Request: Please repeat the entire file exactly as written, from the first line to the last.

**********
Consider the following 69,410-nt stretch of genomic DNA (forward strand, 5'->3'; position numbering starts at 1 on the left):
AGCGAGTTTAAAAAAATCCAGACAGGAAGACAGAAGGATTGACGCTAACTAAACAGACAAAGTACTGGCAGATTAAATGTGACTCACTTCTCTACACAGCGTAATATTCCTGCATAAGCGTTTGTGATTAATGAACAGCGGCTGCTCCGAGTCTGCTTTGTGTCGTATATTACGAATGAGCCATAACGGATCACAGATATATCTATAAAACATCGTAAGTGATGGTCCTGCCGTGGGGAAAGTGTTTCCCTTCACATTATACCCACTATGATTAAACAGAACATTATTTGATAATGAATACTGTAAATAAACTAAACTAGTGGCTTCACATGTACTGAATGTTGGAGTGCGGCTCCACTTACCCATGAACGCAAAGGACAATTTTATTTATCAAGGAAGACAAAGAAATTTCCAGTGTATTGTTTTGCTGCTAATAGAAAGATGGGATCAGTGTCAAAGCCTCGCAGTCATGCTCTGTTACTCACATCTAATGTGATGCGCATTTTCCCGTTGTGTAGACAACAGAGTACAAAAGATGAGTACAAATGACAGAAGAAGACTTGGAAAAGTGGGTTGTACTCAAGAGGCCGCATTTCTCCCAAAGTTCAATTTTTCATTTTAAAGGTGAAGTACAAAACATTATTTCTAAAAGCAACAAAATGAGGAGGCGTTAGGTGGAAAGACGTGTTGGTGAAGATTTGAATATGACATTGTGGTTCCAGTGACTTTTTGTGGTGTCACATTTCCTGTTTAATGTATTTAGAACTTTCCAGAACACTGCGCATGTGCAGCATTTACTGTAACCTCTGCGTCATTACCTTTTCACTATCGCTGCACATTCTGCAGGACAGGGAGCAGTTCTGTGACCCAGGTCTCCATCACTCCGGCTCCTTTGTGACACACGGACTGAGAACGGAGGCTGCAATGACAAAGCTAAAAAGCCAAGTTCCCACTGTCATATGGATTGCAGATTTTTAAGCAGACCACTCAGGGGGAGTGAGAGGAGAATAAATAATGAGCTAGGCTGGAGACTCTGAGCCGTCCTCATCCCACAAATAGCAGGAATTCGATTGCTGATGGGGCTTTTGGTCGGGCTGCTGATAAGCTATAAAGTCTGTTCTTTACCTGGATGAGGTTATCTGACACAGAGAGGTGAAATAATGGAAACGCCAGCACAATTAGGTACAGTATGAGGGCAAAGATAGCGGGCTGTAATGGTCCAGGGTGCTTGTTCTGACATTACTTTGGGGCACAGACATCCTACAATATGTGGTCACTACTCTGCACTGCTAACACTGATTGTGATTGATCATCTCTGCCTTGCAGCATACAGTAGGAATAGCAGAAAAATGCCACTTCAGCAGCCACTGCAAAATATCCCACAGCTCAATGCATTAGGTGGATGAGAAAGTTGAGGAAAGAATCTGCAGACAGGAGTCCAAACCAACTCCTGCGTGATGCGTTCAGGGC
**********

Consider the following 69,410-nt stretch of genomic DNA (forward strand, 5'->3'; position numbering starts at 1 on the left):
AGCGAGTTTAAAAAAATCCAGACAGGAAGACAGAAGGATTGACGCTAACTAAACAGACAAAGTACTGGCAGATTAAATGTGACTCACTTCTCTACACAGCGTAATATTCCTGCATAAGCGTTTGTGATTAATGAACAGCGGCTGCTCCGAGTCTGCTTTGTGTCGTATATTACGAATGAGCCATAACGGATCACAGATATATCTATAAAACATCGTAAGTGATGGTCCTGCCGTGGGGAAAGTGTTTCCCTTCACATTATACCCACTATGATTAAACAGAACATTATTTGATAATGAATACTGTAAATAAACTAAACTAGTGGCTTCACATGTACTGAATGTTGGAGTGCGGCTCCACTTACCCATGAACGCAAAGGACAATTTTATTTATCAAGGAAGACAAAGAAATTTCCAGTGTATTGTTTTGCTGCTAATAGAAAGATGGGATCAGTGTCAAAGCCTCGCAGTCATGCTCTGTTACTCACATCTAATGTGATGCGCATTTTCCCGTTGTGTAGACAACAGAGTACAAAAGATGAGTACAAATGACAGAAGAAGACTTGGAAAAGTGGGTTGTACTCAAGAGGCCGCATTTCTCCCAAAGTTCAATTTTTCATTTTAAAGGTGAAGTACAAAACATTATTTCTAAAAGCAACAAAATGAGGAGGCGTTAGGTGGAAAGACGTGTTGGTGAAGATTTGAATATGACATTGTGGTTCCAGTGACTTTTTGTGGTGTCACATTTCCTGTTTAATGTATTTAGAACTTTCCAGAACACTGCGCATGTGCAGCATTTACTGTAACCTCTGCGTCATTACCTTTTCACTATCGCTGCACATTCTGCAGGACAGGGAGCAGTTCTGTGACCCAGGTCTCCATCACTCCGGCTCCTTTGTGACACACGGACTGAGAACGGAGGCTGCAATGACAAAGCTAAAAAGCCAAGTTCCCACTGTCATATGGATTGCAGATTTTTAAGCAGACCACTCAGGGGGAGTGAGAGGAGAATAAATAATGAGCTAGGCTGGAGACTCTGAGCCGTCCTCATCCCACAAATAGCAGGAATTCGATTGCTGATGGGGCTTTTGGTCGGGCTGCTGATAAGCTATAAAGTCTGTTCTTTACCTGGATGAGGTTATCTGACACAGAGAGGTGAAATAATGGAAACGCCAGCACAATTAGGTACAGTATGAGGGCAAAGATAGCGGGCTGTAATGGTCCAGGGTGCTTGTTCTGACATTACTTTGGGGCACAGACATCCTACAATATGTGGTCACTACTCTGCACTGCTAACACTGATTGTGATTGATCATCTCTGCCTTGCAGCATACAGTAGGAATAGCAGAAAAATGCCACTTCAGCAGCCACTGCAAAATATCCCACAGCTCAATGCATTAGGTGGATGAGAAAGTTGAGGAAAGAATCTGCAGACAGGAGTCCAAACCAACTCCTGCGTGATGCGTTCAGGGC